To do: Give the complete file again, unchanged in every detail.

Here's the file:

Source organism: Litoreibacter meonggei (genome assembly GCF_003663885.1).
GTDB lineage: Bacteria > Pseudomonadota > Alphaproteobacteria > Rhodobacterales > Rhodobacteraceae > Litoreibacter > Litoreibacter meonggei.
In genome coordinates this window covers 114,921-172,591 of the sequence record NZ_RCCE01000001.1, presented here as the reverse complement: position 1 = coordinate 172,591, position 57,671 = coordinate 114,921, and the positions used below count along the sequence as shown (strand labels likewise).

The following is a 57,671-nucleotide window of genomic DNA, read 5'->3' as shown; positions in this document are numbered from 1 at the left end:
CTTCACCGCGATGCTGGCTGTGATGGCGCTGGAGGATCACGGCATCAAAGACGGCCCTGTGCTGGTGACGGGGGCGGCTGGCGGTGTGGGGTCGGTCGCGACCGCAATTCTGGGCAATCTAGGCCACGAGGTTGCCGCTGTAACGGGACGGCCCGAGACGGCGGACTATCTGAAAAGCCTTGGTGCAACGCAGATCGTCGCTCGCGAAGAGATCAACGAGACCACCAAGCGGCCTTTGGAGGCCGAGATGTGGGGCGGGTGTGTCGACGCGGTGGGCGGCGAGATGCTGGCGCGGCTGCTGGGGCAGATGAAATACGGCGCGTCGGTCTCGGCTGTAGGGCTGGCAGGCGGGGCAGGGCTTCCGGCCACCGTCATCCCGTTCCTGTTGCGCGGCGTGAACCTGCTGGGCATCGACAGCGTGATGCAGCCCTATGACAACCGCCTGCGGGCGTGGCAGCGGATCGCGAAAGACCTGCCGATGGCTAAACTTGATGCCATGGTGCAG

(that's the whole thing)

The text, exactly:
Source organism: Litoreibacter meonggei (genome assembly GCF_003663885.1).
GTDB lineage: Bacteria > Pseudomonadota > Alphaproteobacteria > Rhodobacterales > Rhodobacteraceae > Litoreibacter > Litoreibacter meonggei.
In genome coordinates this window covers 114,921-172,591 of the sequence record NZ_RCCE01000001.1, presented here as the reverse complement: position 1 = coordinate 172,591, position 57,671 = coordinate 114,921, and the positions used below count along the sequence as shown (strand labels likewise).

The following is a 57,671-nucleotide window of genomic DNA, read 5'->3' as shown; positions in this document are numbered from 1 at the left end:
CTTCACCGCGATGCTGGCTGTGATGGCGCTGGAGGATCACGGCATCAAAGACGGCCCTGTGCTGGTGACGGGGGCGGCTGGCGGTGTGGGGTCGGTCGCGACCGCAATTCTGGGCAATCTAGGCCACGAGGTTGCCGCTGTAACGGGACGGCCCGAGACGGCGGACTATCTGAAAAGCCTTGGTGCAACGCAGATCGTCGCTCGCGAAGAGATCAACGAGACCACCAAGCGGCCTTTGGAGGCCGAGATGTGGGGCGGGTGTGTCGACGCGGTGGGCGGCGAGATGCTGGCGCGGCTGCTGGGGCAGATGAAATACGGCGCGTCGGTCTCGGCTGTAGGGCTGGCAGGCGGGGCAGGGCTTCCGGCCACCGTCATCCCGTTCCTGTTGCGCGGCGTGAACCTGCTGGGCATCGACAGCGTGATGCAGCCCTATGACAACCGCCTGCGGGCGTGGCAGCGGATCGCGAAAGACCTGCCGATGGCTAAACTTGATGCCATGGTGCAG